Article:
Alternative gaseous-fuels safety assessment

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A relative safety assessment of alternative gaseous and reference liquid fuels utilized for light automotive transportation in the public sector was completed. The specific fuels considered were compressed natural gas (CNG), liquefied natural gas (LNG), liquefied petroleum gas (LPG), and the liquid fuels, gasoline and diesel. The assessment methodology describes and develops the relative hazards of these fuels from an integrated generic physicochemical property and accident scenario point of view. A technique involving a method of eliciting expert judgment combined with a comparative scoring methodology was applied in establishing fuel relative safety rankings. Limitations of this type of assessment are ... continued below

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Pages: 12

Creation Information

Krupka, M.C.; Peaslee, A.T. Jr. & Laquer, H.L. January 1, 1983.

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Description

A relative safety assessment of alternative gaseous and reference liquid fuels utilized for light automotive transportation in the public sector was completed. The specific fuels considered were compressed natural gas (CNG), liquefied natural gas (LNG), liquefied petroleum gas (LPG), and the liquid fuels, gasoline and diesel. The assessment methodology describes and develops the relative hazards of these fuels from an integrated generic physicochemical property and accident scenario point of view. A technique involving a method of eliciting expert judgment combined with a comparative scoring methodology was applied in establishing fuel relative safety rankings. Limitations of this type of assessment are discussed. Selected accident scenarios included fuel leakage in both residential and public garages; fueling line rupture at a refueling station in the presence of user vehicles or delivery vehicles; and vehicle collisions under rural, urban, and vehicular tunnel conditions. Overall, the results obtained demonstrate dependency upon the specific application or scenario. Gaseous fuels have increased relative risks in certain situations and are relatively safe in others. The results suggest that alternative gaseous fuels are not disqualified for public usage. The assessment also provides rationale for the development of selected safe handling criteria and recommendations.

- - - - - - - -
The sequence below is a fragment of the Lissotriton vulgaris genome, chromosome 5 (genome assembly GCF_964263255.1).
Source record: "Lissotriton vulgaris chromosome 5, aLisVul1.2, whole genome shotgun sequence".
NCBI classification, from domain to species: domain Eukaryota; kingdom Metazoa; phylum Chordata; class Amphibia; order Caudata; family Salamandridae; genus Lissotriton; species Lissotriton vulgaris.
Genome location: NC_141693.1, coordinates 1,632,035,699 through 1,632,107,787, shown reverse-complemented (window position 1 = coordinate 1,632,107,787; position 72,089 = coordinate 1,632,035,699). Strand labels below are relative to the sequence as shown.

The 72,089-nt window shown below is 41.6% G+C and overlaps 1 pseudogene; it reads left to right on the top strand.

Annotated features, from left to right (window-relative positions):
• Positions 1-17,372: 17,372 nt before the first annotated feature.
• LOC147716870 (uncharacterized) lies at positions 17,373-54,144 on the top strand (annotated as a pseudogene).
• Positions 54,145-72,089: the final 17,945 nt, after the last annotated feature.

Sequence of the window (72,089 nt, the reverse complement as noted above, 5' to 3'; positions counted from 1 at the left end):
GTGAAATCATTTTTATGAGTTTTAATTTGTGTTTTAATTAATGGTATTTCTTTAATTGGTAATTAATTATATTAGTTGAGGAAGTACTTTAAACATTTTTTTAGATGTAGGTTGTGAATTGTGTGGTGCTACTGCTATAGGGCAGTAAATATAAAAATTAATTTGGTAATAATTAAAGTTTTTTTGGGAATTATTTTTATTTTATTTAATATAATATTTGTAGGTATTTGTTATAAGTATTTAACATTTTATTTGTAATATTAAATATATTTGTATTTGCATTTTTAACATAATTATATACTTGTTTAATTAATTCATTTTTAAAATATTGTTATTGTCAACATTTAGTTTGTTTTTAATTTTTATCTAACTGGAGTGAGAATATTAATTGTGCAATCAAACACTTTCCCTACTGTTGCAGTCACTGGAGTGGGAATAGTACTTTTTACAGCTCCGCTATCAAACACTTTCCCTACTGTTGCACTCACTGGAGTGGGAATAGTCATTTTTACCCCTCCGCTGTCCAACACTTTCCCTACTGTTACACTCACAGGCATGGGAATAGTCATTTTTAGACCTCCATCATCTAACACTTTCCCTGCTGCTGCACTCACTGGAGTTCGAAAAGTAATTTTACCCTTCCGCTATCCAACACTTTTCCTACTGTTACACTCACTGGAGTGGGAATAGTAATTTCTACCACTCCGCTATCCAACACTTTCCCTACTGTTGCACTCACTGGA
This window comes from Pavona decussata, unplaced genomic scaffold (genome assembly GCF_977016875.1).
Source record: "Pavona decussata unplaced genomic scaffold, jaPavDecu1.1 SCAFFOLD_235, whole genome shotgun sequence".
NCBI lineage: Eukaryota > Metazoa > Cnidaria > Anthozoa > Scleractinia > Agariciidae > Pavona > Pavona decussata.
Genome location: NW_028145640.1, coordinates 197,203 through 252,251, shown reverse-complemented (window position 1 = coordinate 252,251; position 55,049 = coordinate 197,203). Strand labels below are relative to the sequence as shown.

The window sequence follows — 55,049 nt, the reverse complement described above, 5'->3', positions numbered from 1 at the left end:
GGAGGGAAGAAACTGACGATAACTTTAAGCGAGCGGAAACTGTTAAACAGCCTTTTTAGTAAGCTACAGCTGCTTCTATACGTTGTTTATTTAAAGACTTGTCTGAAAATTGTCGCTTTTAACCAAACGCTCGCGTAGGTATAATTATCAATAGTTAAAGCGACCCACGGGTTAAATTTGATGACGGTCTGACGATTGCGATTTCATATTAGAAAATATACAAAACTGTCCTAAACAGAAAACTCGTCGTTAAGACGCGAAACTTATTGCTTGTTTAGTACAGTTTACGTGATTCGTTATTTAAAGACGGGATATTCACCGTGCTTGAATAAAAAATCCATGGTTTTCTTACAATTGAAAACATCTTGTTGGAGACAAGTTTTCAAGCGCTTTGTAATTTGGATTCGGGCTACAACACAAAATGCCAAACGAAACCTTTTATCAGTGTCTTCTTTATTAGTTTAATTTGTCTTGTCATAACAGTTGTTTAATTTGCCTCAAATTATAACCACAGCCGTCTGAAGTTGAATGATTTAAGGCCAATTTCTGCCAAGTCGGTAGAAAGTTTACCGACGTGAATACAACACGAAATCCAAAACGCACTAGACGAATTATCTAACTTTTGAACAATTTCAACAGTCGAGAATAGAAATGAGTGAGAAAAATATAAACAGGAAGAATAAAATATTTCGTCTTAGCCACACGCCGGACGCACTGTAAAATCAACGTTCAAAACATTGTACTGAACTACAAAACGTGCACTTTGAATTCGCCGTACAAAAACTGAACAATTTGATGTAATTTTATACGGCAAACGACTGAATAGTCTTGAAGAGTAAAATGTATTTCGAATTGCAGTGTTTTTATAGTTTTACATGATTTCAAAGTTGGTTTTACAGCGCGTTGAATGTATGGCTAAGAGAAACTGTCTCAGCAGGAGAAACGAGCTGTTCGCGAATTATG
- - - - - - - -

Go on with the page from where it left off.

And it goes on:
Physical Description

Pages: 12

Notes

NTIS, PC A02/MF A01.

Source

  • 6. Miami international conference on alternative energy sources, Miami Beach, FL, USA, 12 Dec 1983

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  • Other: DE84001735
  • Report No.: LA-UR-83-3028
  • Report No.: CONF-831205-2
  • Grant Number: W-7405-ENG-36
  • Office of Scientific & Technical Information Report Number: 5629518
  • Archival Resource Key: ark:/67531/metadc1093027

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Office of Scientific & Technical Information Technical Reports

Reports, articles and other documents harvested from the Office of Scientific and Technical Information.

Office of Scientific and Technical Information (OSTI) is the Department of Energy (DOE) office that collects, preserves, and disseminates DOE-sponsored research and development (R&D) results that are the outcomes of R&D projects or other funded activities at DOE labs and facilities nationwide and grantees at universities and other institutions.

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Creation Date

  • January 1, 1983

Added to The UNT Digital Library

  • Feb. 10, 2018, 10:06 p.m.

Description Last Updated

  • May 11, 2018, 11:54 a.m.

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Krupka, M.C.; Peaslee, A.T. Jr. & Laquer, H.L. Alternative gaseous-fuels safety assessment, article, January 1, 1983; New Mexico. (digital.library.unt.edu/ark:/67531/metadc1093027/: accessed July 21, 2018), University of North Texas Libraries, Digital Library, digital.library.unt.edu; crediting UNT Libraries Government Documents Department.